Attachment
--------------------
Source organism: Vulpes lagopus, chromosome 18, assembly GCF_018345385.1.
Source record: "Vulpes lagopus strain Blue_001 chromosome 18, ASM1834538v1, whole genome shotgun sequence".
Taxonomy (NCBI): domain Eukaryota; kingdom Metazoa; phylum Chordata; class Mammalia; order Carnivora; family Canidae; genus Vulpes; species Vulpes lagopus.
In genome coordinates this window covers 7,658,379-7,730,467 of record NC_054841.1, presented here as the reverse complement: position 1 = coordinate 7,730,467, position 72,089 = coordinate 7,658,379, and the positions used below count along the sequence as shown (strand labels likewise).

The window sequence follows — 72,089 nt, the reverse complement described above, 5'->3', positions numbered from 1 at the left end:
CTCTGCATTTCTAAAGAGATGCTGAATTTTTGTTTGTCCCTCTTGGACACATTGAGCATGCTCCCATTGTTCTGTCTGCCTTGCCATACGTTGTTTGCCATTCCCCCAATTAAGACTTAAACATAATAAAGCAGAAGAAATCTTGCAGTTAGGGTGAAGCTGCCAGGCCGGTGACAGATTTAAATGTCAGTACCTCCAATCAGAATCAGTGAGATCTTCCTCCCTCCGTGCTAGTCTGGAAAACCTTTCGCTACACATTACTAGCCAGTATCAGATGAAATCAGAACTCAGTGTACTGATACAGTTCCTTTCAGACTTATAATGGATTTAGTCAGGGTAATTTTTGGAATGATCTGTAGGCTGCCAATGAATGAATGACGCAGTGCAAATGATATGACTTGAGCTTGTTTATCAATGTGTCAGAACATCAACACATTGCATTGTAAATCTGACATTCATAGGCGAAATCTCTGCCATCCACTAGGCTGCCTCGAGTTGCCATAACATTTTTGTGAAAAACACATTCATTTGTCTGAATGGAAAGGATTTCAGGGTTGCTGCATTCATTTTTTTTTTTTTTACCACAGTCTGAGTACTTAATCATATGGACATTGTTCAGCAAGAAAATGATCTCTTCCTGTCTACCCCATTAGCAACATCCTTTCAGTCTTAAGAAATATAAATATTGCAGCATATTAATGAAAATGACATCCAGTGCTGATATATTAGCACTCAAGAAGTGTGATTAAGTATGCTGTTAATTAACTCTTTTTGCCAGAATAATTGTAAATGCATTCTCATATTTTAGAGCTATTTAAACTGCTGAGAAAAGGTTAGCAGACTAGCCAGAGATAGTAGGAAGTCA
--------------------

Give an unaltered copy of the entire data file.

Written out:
Source organism: Vulpes lagopus, chromosome 18, assembly GCF_018345385.1.
Source record: "Vulpes lagopus strain Blue_001 chromosome 18, ASM1834538v1, whole genome shotgun sequence".
Taxonomy (NCBI): domain Eukaryota; kingdom Metazoa; phylum Chordata; class Mammalia; order Carnivora; family Canidae; genus Vulpes; species Vulpes lagopus.
In genome coordinates this window covers 7,658,379-7,730,467 of record NC_054841.1, presented here as the reverse complement: position 1 = coordinate 7,730,467, position 72,089 = coordinate 7,658,379, and the positions used below count along the sequence as shown (strand labels likewise).

The window sequence follows — 72,089 nt, the reverse complement described above, 5'->3', positions numbered from 1 at the left end:
CTCTGCATTTCTAAAGAGATGCTGAATTTTTGTTTGTCCCTCTTGGACACATTGAGCATGCTCCCATTGTTCTGTCTGCCTTGCCATACGTTGTTTGCCATTCCCCCAATTAAGACTTAAACATAATAAAGCAGAAGAAATCTTGCAGTTAGGGTGAAGCTGCCAGGCCGGTGACAGATTTAAATGTCAGTACCTCCAATCAGAATCAGTGAGATCTTCCTCCCTCCGTGCTAGTCTGGAAAACCTTTCGCTACACATTACTAGCCAGTATCAGATGAAATCAGAACTCAGTGTACTGATACAGTTCCTTTCAGACTTATAATGGATTTAGTCAGGGTAATTTTTGGAATGATCTGTAGGCTGCCAATGAATGAATGACGCAGTGCAAATGATATGACTTGAGCTTGTTTATCAATGTGTCAGAACATCAACACATTGCATTGTAAATCTGACATTCATAGGCGAAATCTCTGCCATCCACTAGGCTGCCTCGAGTTGCCATAACATTTTTGTGAAAAACACATTCATTTGTCTGAATGGAAAGGATTTCAGGGTTGCTGCATTCATTTTTTTTTTTTTTACCACAGTCTGAGTACTTAATCATATGGACATTGTTCAGCAAGAAAATGATCTCTTCCTGTCTACCCCATTAGCAACATCCTTTCAGTCTTAAGAAATATAAATATTGCAGCATATTAATGAAAATGACATCCAGTGCTGATATATTAGCACTCAAGAAGTGTGATTAAGTATGCTGTTAATTAACTCTTTTTGCCAGAATAATTGTAAATGCATTCTCATATTTTAGAGCTATTTAAACTGCTGAGAAAAGGTTAGCAGACTAGCCAGAGATAGTAGGAAGTCA